Hindi ruling expected today

Wednesday, September 6, 2000


By Brenda Schory

St. Charles- For three hours Tuesday, attorneys sparred over Steve Hindi's right to tape record his conversations with police without their permission at the Kane County Fair July 17, 1999.

Kane County Circuit Court Judge James Doyle said he would rule Wednesday morning on the felony of eavesdropping charges against the Elburn animal rights activist. Doyle also is expected to rule on allegations by Hindi's attorney, Rick Halprin, that Hindi was singled out for selective enforcement because of his animal rights activities.

Hindi was charged under an eavesdropping law that requires consent of all parties. Halprin reiterated earlier arguments and case law that finds police officers do not have an expectation of privacy while performing their duties publicly and in uniform.

Halprin repeated that by wearing uniforms and being in a public place like the Kane County Fair, the officers granted Hindi "implied" consent to be taped. He argued that the Illinois Constitution and the law relates to Fourth Amendment protection of privacy that police in uniform do not have the right to expect.

"They have no right of privacy," Halprin told the judge. "A police officer…in public has no right of privacy…"

Assistant Kane County State 's Attorney Greg Sams countered that the eavesdropping statute requires all parties to a conversation to give consent-which did not happen in this case.

"The issues you're raising have already been heard and denied," Sams said. "This court has already said this is not the law."

Sams was referring to Halprin's earlier unsuccessful attempts to get the charges dismissed. He added, "The (eavesdropping) law is applicable to the defendant."

Sams also pointed out that lawmakers increased the penalty for taping a police officer in performance of his duty since the charges against Hindi. Halprin argued that if police had an expectation of privacy, they wouldn't need a statute like that.

Doyle heard testimony of two St. Charles Police Officers, Lori Kessler and Sgt. Brad Griffin, whom Hindi taped at the fair. Hindi had sought out the officers because he had pictures of what he alleged was animal abuse at the rodeo event.

Kessler testified that she and the other officers pulling extra duty at the fair had been warned by Griffin that animal rights activists could be expected.

"We were told we could expect animal rights protesters at the rodeo," Kessler said. "Steve Hindi's name was mentioned."

"What was the concern?" Halprin asked, referring to animal rights activities.

Kessler replied that when activist groups protest, they can be disruptive or get out of hand.

"One guy, four police officers and you're concerned he's going to get out of hand?" Halprin quipped. "There's one guy, no sign and no bullhorn. What's the concern?"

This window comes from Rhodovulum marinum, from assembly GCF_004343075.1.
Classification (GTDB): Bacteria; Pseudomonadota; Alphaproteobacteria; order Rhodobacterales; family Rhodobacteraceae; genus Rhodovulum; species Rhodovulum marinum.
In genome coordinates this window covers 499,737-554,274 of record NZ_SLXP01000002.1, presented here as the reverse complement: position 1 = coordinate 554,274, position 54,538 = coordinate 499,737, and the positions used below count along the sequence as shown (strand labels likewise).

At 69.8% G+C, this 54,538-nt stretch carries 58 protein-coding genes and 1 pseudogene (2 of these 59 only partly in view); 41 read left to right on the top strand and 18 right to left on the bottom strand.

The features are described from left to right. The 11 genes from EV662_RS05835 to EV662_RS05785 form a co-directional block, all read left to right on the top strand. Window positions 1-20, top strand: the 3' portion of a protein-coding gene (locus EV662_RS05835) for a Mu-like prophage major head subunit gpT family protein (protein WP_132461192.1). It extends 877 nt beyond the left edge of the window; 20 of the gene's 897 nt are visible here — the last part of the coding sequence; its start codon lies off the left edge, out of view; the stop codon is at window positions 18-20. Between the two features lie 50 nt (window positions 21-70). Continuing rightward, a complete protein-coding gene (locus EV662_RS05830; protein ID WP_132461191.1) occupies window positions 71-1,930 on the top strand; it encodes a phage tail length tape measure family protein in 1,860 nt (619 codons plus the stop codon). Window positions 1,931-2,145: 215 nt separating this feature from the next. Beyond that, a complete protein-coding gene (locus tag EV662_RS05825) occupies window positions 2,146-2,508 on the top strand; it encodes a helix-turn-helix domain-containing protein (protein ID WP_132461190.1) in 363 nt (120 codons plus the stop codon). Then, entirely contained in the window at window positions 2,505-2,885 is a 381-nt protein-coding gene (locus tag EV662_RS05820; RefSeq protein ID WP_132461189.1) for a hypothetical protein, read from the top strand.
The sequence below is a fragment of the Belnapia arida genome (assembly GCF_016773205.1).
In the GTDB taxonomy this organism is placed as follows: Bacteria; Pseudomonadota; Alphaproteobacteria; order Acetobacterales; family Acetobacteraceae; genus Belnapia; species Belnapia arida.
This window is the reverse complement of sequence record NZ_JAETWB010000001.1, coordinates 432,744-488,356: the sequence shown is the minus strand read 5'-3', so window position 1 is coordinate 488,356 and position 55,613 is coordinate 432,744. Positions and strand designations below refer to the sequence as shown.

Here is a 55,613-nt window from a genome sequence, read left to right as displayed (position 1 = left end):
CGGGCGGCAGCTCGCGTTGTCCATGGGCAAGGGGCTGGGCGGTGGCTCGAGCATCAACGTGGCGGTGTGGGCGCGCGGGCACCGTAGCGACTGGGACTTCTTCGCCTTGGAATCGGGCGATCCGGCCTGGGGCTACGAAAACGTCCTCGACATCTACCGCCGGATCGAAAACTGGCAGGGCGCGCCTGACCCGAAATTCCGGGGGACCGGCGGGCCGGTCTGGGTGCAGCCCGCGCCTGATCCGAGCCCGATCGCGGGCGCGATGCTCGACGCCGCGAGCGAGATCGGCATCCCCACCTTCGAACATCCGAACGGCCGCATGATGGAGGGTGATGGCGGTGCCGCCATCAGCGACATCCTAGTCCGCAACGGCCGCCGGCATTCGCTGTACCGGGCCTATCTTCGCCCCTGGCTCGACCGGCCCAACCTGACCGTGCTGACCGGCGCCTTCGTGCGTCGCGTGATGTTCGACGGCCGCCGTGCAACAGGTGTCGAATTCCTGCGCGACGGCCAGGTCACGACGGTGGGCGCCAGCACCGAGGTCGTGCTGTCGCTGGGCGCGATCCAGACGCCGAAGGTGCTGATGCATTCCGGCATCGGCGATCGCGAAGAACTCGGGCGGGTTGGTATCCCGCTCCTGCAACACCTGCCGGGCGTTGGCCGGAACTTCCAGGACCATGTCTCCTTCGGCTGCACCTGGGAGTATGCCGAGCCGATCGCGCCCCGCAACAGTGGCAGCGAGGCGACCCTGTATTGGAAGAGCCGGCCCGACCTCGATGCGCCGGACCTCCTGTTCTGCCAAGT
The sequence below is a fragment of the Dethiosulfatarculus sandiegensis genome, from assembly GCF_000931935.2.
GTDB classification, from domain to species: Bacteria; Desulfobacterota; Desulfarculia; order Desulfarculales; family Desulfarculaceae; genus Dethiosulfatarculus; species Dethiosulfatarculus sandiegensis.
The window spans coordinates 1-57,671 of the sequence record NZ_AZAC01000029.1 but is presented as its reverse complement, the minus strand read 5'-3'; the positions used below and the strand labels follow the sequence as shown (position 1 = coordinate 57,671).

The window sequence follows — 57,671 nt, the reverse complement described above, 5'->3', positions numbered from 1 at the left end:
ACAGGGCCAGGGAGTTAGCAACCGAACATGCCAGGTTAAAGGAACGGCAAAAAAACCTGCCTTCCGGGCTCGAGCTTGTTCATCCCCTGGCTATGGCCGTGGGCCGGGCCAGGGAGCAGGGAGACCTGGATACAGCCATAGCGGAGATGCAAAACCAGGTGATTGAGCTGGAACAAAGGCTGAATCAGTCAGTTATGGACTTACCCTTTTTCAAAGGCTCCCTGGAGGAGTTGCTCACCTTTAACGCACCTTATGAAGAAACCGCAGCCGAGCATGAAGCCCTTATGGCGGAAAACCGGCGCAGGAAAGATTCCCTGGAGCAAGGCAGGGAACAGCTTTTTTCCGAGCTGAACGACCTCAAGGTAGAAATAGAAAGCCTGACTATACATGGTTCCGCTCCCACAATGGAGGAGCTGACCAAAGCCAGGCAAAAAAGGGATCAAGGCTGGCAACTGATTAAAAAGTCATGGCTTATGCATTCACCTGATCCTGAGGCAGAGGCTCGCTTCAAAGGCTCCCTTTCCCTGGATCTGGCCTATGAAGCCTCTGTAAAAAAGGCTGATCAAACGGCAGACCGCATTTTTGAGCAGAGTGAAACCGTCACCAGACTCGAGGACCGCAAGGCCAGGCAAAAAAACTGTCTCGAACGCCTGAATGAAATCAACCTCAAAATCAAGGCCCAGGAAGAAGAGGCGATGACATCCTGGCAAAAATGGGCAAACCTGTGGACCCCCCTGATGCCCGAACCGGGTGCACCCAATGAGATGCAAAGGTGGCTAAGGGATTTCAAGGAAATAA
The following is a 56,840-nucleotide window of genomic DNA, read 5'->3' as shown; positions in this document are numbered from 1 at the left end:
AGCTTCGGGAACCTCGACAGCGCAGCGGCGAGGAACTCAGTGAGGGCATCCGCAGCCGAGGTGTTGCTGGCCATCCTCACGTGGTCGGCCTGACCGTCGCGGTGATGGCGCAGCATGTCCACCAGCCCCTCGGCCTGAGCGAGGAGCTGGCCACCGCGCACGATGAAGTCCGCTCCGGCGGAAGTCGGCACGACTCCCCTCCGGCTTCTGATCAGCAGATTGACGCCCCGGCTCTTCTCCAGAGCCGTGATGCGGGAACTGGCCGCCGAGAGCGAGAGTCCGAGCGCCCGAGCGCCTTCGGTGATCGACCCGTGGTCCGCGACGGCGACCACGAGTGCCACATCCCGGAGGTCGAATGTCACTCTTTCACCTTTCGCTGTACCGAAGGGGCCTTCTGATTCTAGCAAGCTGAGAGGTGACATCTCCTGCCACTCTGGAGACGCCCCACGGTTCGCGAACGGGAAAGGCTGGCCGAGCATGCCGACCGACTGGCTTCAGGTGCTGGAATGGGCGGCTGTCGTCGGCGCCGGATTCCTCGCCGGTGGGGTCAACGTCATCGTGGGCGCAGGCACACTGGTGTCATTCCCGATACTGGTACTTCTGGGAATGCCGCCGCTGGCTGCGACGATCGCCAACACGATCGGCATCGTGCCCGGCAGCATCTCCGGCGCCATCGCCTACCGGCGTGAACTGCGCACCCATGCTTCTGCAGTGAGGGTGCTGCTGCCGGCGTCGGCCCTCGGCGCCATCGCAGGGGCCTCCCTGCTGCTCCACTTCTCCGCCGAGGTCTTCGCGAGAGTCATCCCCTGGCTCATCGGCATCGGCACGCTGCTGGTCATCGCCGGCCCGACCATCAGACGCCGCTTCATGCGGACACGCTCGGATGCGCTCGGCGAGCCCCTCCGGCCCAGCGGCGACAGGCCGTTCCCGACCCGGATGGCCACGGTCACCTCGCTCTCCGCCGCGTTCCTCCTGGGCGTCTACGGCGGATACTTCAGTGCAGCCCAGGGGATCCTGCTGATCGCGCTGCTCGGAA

"We had no idea how many people were going to be there," Kessler replied.

She testified that Hindi pulled a small tape recorder from his shirt pocket and said he was taping. Kessler called Griffin on her radio to talk to Hindi.

"When you put the uniform on… you behave in a certain way," Halprin said to Kessler. "The public has every right to monitor your behavior. You understand that the public is always watching you."

Kessler agreed.

When Griffin arrived, Kessler testified that she stepped away with him briefly to have a private conversation. Halprin seized on this, saying they realized they could be overheard in a public place.

"You spoke in low tones away from Mr. Hindi and his tape recorder?" Halprin asked.

Griffin testified that he had heard about Hindi from other law enforcement agencies and about animal rights tactics from Hindi's Web site. Griffin testified he told the officers on duty at the fairgrounds what to expect, which could include "taunting people coming into the rodeo, attempting to goad them into fights due to opposing beliefs," Griffin said.

He added police didn't want the rodeo event to "end in a big brawl between the cowboys and the protesters."

"He (Hindi) had been arrested previously in Lake County ," Griffin said. "He (Hindi) works on the edges of extremism…in his protest."

Halprin countered that Hindi's right of protest is protected by the First Amendment.

Griffin called the assistant state's attorney on duty that night, James Guagliardo, to ask whether charges of animal abuse should be filed against the rodeo for lack of shelter and using an electric cattle prod-and whether Hindi should be charged with eavesdropping. Guagliardo approved the charge against Hindi.

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